Notes: Pay It Forward scholarship at Western Nevada College

John McDougall and life partner Debbie Dubuc have their photo taken in Western Nevada College’s reimagined Joe Dini Library.

John McDougall and life partner Debbie Dubuc have their photo taken in Western Nevada College’s reimagined Joe Dini Library.

The Pay It Forward Project has established a scholarship program for high school and college students in hopes of encouraging them to assist people with acts of kindness throughout their lives, reminding them that they can make a positive difference in our society one step at a time.
Since 2015, longtime Lake Tahoe resident John McDougall has helped South Tahoe, Mount Tallac High and George Whittell High School students; Lake Tahoe Community College students; and LTCC fire academy students Pay It Forward. In other words, the project has shown these students some generosity and kindness so they would demonstrate benevolence toward members of their own communities.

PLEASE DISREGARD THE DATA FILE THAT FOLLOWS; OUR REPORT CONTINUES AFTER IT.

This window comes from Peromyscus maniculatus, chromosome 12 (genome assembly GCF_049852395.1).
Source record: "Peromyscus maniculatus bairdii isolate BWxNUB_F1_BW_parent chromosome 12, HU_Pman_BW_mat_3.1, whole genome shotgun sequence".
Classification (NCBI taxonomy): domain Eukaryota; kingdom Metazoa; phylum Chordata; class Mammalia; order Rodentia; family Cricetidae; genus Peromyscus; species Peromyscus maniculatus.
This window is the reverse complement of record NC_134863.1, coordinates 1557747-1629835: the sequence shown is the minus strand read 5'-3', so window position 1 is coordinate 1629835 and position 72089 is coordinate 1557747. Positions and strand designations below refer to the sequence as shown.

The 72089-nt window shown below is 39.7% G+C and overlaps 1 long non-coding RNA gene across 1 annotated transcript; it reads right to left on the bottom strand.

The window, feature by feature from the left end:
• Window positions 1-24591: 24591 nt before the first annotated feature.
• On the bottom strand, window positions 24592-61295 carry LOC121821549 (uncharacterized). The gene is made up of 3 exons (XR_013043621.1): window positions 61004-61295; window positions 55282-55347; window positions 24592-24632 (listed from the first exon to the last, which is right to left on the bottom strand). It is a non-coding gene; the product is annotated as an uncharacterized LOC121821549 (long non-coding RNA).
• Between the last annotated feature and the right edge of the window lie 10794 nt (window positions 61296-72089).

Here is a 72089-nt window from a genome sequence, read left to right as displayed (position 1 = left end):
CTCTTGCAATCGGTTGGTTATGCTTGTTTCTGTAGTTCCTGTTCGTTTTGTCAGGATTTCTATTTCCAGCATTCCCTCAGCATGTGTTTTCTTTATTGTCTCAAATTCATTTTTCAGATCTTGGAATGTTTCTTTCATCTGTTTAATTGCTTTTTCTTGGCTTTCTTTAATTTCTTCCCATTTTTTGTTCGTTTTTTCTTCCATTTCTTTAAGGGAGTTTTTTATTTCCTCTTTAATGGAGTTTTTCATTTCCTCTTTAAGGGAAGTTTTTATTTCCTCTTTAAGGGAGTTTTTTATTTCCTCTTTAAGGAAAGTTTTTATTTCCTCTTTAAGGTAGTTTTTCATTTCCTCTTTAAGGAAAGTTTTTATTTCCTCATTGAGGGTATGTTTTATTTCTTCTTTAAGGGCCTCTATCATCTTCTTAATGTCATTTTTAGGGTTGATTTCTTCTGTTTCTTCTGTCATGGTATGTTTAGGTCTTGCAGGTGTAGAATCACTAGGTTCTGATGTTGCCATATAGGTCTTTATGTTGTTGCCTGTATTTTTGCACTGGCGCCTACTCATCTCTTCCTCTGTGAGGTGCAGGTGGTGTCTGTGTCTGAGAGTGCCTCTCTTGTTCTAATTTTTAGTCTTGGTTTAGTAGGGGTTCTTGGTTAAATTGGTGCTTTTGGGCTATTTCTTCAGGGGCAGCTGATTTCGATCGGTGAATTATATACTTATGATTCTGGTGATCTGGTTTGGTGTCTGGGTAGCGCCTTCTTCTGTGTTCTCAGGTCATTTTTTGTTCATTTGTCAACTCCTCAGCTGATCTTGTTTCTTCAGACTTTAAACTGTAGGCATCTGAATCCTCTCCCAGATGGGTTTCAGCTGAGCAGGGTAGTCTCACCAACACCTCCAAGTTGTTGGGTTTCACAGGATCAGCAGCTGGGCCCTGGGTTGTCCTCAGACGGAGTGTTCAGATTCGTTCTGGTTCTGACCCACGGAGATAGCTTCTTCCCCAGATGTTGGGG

After relocating to Carson City, McDougall extended the Pay It Forward Project to Carson High School in 2020-21 and plans to establish the project at Douglas High School for the 2021-22 school year. During his brief time as a Carson City resident, he has also created an endowment for the Pay it Forward Scholarship at Western Nevada College, providing a $1,000 annual student scholarship and encouragement to contribute to their community.